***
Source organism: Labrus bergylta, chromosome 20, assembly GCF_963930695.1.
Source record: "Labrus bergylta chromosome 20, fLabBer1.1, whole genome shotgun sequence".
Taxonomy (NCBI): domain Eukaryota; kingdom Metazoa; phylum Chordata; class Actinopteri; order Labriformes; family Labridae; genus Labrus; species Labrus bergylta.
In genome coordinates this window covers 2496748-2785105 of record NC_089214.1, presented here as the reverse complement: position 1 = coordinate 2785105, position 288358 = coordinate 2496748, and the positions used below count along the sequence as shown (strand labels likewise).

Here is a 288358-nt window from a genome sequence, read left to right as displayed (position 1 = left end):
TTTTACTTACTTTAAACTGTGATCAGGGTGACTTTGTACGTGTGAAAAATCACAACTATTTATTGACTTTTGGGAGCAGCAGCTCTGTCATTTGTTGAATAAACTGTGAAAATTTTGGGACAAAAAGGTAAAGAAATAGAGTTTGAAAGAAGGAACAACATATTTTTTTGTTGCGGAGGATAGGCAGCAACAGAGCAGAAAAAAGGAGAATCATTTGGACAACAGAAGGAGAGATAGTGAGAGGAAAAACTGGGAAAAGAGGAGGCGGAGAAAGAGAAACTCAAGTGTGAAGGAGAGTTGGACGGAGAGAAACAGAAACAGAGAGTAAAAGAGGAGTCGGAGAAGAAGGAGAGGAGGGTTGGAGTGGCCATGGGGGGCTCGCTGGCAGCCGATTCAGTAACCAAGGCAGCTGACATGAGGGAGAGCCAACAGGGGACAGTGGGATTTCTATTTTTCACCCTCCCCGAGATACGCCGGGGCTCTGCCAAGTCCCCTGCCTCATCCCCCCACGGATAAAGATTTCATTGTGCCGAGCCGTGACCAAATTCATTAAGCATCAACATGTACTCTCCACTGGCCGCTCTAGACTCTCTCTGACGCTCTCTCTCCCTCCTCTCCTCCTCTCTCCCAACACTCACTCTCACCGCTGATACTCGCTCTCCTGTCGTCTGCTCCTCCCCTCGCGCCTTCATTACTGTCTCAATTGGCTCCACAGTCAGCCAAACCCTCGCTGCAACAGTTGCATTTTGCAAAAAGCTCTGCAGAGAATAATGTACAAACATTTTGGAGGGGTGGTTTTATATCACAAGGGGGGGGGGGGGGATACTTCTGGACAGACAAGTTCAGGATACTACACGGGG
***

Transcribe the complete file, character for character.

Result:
Source organism: Labrus bergylta, chromosome 20, assembly GCF_963930695.1.
Source record: "Labrus bergylta chromosome 20, fLabBer1.1, whole genome shotgun sequence".
Taxonomy (NCBI): domain Eukaryota; kingdom Metazoa; phylum Chordata; class Actinopteri; order Labriformes; family Labridae; genus Labrus; species Labrus bergylta.
In genome coordinates this window covers 2496748-2785105 of record NC_089214.1, presented here as the reverse complement: position 1 = coordinate 2785105, position 288358 = coordinate 2496748, and the positions used below count along the sequence as shown (strand labels likewise).

Here is a 288358-nt window from a genome sequence, read left to right as displayed (position 1 = left end):
TTTTACTTACTTTAAACTGTGATCAGGGTGACTTTGTACGTGTGAAAAATCACAACTATTTATTGACTTTTGGGAGCAGCAGCTCTGTCATTTGTTGAATAAACTGTGAAAATTTTGGGACAAAAAGGTAAAGAAATAGAGTTTGAAAGAAGGAACAACATATTTTTTTGTTGCGGAGGATAGGCAGCAACAGAGCAGAAAAAAGGAGAATCATTTGGACAACAGAAGGAGAGATAGTGAGAGGAAAAACTGGGAAAAGAGGAGGCGGAGAAAGAGAAACTCAAGTGTGAAGGAGAGTTGGACGGAGAGAAACAGAAACAGAGAGTAAAAGAGGAGTCGGAGAAGAAGGAGAGGAGGGTTGGAGTGGCCATGGGGGGCTCGCTGGCAGCCGATTCAGTAACCAAGGCAGCTGACATGAGGGAGAGCCAACAGGGGACAGTGGGATTTCTATTTTTCACCCTCCCCGAGATACGCCGGGGCTCTGCCAAGTCCCCTGCCTCATCCCCCCACGGATAAAGATTTCATTGTGCCGAGCCGTGACCAAATTCATTAAGCATCAACATGTACTCTCCACTGGCCGCTCTAGACTCTCTCTGACGCTCTCTCTCCCTCCTCTCCTCCTCTCTCCCAACACTCACTCTCACCGCTGATACTCGCTCTCCTGTCGTCTGCTCCTCCCCTCGCGCCTTCATTACTGTCTCAATTGGCTCCACAGTCAGCCAAACCCTCGCTGCAACAGTTGCATTTTGCAAAAAGCTCTGCAGAGAATAATGTACAAACATTTTGGAGGGGTGGTTTTATATCACAAGGGGGGGGGGGGGGATACTTCTGGACAGACAAGTTCAGGATACTACACGGGG